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Jury awards $80 million to California man who claimed weed killer caused cancer

Jury: Roundup contributed to man's cancer

A federal court civil jury awarded a California man $80 million over his claim that the weed killer Roundup caused cancer, months after the same jury found Roundup was substanial factor in causing his non-Hodgkin's lymphona. The six-person jury in San Francisco returned its verdict in favor of Edwin Hardeman, 70, who said he used Roundup products to treat poison oak, overgrowth and weeds on his San Francisco Bay Area property for years. 

Agribusiness giant Monsanto is facing thousands of similar lawsuits nationwide. Monsanto has said studies have established that the active ingredient in its widely used weed killer is safe.

Bayer, which acquired Monsanto last year, issued a statement saying it would appeal the verdict. 

"The jury in this case deliberated for more than four days before reaching a causation verdict in phase one, an indication that it was very likely divided over the scientific evidence," Bayer said in a statement. "The legal rulings under which the court admitted expert scientific testimony from the plaintiff that it called 'shaky' is one of several significant issues that the Company may raise on appeal. Monsantomoved to exclude this same evidence before trial."

A different jury in August awarded another man $289 million. A judge later slashed the award to $78 million, and Monsanto has appealed.

Hardeman's trial may be more significant than that case. U.S. Judge Vince Chhabria is overseeing hundreds of Roundup lawsuits and has deemed Hardeman's case and two others "bellwether trials," CBS San Francisco reports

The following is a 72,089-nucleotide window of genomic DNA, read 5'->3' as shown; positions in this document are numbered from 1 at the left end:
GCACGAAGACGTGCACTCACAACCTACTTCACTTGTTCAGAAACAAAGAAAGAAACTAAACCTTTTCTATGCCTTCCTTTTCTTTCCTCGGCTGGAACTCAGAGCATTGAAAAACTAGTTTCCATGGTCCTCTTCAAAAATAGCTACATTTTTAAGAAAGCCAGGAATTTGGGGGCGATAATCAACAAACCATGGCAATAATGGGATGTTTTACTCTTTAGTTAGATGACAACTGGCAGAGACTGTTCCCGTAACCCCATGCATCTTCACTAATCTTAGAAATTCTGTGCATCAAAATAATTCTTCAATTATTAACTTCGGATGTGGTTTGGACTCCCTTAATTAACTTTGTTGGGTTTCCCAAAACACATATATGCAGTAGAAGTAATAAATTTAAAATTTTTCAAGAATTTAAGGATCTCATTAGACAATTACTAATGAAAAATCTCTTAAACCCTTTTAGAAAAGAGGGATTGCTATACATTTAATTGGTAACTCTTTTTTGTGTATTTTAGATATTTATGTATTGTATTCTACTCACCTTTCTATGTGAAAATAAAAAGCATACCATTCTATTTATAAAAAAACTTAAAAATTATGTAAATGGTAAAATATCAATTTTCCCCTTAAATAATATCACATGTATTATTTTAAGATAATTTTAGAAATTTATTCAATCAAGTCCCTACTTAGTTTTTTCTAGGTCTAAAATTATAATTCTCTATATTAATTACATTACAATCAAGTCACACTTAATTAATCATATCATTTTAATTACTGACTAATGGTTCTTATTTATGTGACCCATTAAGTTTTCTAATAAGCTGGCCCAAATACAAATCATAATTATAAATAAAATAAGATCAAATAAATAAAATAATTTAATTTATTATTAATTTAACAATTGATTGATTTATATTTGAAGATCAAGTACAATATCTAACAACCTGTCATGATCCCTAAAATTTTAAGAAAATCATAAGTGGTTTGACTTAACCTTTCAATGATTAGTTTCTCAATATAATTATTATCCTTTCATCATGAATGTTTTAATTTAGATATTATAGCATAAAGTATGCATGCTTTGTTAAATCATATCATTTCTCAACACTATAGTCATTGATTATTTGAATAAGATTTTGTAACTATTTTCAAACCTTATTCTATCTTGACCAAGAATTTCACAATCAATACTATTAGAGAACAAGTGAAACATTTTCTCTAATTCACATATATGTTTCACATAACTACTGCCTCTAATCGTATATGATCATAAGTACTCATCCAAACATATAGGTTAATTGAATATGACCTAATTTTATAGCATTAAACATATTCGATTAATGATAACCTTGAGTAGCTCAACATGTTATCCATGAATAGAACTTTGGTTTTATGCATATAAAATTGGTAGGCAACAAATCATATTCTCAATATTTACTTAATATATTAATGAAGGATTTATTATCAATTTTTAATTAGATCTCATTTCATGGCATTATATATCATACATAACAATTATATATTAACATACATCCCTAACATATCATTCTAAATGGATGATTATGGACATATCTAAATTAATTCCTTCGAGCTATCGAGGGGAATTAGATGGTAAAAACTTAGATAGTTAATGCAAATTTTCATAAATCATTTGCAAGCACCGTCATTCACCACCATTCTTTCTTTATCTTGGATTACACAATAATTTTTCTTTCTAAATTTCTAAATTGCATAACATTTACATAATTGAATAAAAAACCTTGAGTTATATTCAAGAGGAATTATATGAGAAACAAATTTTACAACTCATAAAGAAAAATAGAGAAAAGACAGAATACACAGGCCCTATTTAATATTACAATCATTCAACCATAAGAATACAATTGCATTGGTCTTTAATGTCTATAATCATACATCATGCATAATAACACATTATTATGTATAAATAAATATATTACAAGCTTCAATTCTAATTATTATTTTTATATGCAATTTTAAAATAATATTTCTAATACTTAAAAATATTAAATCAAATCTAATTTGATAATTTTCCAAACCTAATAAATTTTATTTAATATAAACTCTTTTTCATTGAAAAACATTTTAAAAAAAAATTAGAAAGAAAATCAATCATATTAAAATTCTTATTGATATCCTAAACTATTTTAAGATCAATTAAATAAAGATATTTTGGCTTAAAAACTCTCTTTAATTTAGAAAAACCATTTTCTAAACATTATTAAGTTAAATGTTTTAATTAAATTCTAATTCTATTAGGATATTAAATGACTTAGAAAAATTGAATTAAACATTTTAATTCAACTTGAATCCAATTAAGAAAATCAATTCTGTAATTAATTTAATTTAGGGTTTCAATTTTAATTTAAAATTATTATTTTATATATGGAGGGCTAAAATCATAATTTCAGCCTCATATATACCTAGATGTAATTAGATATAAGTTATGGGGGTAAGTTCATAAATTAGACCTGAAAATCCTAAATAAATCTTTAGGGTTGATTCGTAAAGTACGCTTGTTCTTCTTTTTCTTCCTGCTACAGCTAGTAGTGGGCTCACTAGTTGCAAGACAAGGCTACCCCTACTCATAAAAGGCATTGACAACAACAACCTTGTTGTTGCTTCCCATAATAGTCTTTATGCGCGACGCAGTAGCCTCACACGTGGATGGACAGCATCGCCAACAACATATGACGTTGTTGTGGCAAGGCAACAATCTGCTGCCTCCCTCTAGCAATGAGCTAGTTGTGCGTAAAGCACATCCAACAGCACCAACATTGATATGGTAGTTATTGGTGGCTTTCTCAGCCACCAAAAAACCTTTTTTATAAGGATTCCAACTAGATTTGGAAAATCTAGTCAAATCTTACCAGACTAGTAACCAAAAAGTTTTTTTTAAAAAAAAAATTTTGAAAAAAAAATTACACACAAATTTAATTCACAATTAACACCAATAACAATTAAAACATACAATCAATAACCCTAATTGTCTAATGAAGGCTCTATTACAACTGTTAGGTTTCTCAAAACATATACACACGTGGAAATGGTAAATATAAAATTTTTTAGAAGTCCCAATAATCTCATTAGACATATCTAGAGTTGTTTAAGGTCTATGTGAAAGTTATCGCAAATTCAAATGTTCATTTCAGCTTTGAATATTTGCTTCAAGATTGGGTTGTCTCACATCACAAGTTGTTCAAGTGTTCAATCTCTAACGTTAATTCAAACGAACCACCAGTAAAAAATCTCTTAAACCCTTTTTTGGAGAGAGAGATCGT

The outcome of such cases can help attorneys decide whether to keep fighting similar lawsuits or settle them. Legal experts said verdicts in favor of Hardeman and the other test plaintiffs would give their attorneys a strong bargaining position in any settlement talks for the remaining cases before Chhabria.

Many government regulators have rejected a link between cancer and glyphosate. Monsanto has vehemently denied such a connection, saying hundreds of studies have established that the chemical is safe.

Monsanto developed glyphosate in the 1970s, and the weed killer is now sold in more than 160 countries and widely used in the U.S.

The herbicide came under increasing scrutiny after the France-based International Agency for Research on Cancer, which is part of the World Health Organization, classified it as a "probable human carcinogen" in 2015.

Lawsuits against Monsanto followed, and thousands are now pending nationwide.

Monsanto has attacked the international research agency's opinion as an outlier. The U.S. Environmental Protection Agency says glyphosate is safe for people when used in accordance with label directions.